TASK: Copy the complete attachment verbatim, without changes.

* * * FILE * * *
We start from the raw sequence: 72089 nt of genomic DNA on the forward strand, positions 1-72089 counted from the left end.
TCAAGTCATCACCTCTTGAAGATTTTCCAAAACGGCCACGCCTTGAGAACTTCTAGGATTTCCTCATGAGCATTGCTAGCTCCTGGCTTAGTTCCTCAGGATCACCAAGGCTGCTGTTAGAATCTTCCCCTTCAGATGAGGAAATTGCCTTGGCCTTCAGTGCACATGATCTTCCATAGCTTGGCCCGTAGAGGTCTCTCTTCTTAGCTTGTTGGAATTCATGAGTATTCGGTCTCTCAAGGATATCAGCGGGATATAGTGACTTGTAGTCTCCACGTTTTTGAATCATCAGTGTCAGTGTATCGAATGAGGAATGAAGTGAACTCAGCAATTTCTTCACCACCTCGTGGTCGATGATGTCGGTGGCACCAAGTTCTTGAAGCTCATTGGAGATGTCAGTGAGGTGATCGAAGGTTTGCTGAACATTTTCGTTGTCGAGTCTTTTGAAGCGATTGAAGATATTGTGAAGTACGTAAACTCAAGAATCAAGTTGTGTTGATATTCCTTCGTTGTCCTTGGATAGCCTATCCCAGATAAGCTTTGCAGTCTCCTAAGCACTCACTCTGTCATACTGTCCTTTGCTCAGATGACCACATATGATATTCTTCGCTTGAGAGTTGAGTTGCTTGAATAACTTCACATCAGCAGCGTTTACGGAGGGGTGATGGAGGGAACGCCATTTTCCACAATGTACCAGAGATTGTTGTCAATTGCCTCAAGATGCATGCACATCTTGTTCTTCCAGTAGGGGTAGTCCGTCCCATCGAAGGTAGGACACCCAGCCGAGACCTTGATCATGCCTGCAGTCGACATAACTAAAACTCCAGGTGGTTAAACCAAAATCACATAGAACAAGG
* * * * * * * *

We start from the raw sequence: 72089 nt of genomic DNA on the forward strand, positions 1-72089 counted from the left end.
TCAAGTCATCACCTCTTGAAGATTTTCCAAAACGGCCACGCCTTGAGAACTTCTAGGATTTCCTCATGAGCATTGCTAGCTCCTGGCTTAGTTCCTCAGGATCACCAAGGCTGCTGTTAGAATCTTCCCCTTCAGATGAGGAAATTGCCTTGGCCTTCAGTGCACATGATCTTCCATAGCTTGGCCCGTAGAGGTCTCTCTTCTTAGCTTGTTGGAATTCATGAGTATTCGGTCTCTCAAGGATATCAGCGGGATATAGTGACTTGTAGTCTCCACGTTTTTGAATCATCAGTGTCAGTGTATCGAATGAGGAATGAAGTGAACTCAGCAATTTCTTCACCACCTCGTGGTCGATGATGTCGGTGGCACCAAGTTCTTGAAGCTCATTGGAGATGTCAGTGAGGTGATCGAAGGTTTGCTGAACATTTTCGTTGTCGAGTCTTTTGAAGCGATTGAAGATATTGTGAAGTACGTAAACTCAAGAATCAAGTTGTGTTGATATTCCTTCGTTGTCCTTGGATAGCCTATCCCAGATAAGCTTTGCAGTCTCCTAAGCACTCACTCTGTCATACTGTCCTTTGCTCAGATGACCACATATGATATTCTTCGCTTGAGAGTTGAGTTGCTTGAATAACTTCACATCAGCAGCGTTTACGGAGGGGTGATGGAGGGAACGCCATTTTCCACAATGTACCAGAGATTGTTGTCAATTGCCTCAAGATGCATGCACATCTTGTTCTTCCAGTAGGGGTAGTCCGTCCCATCGAAGGTAGGACACCCAGCCGAGACCTTGATCATGCCTGCAGTCGACATAACTAAAACTCCAGGTGGTTAAACCAAAATCACATAGAACAAGG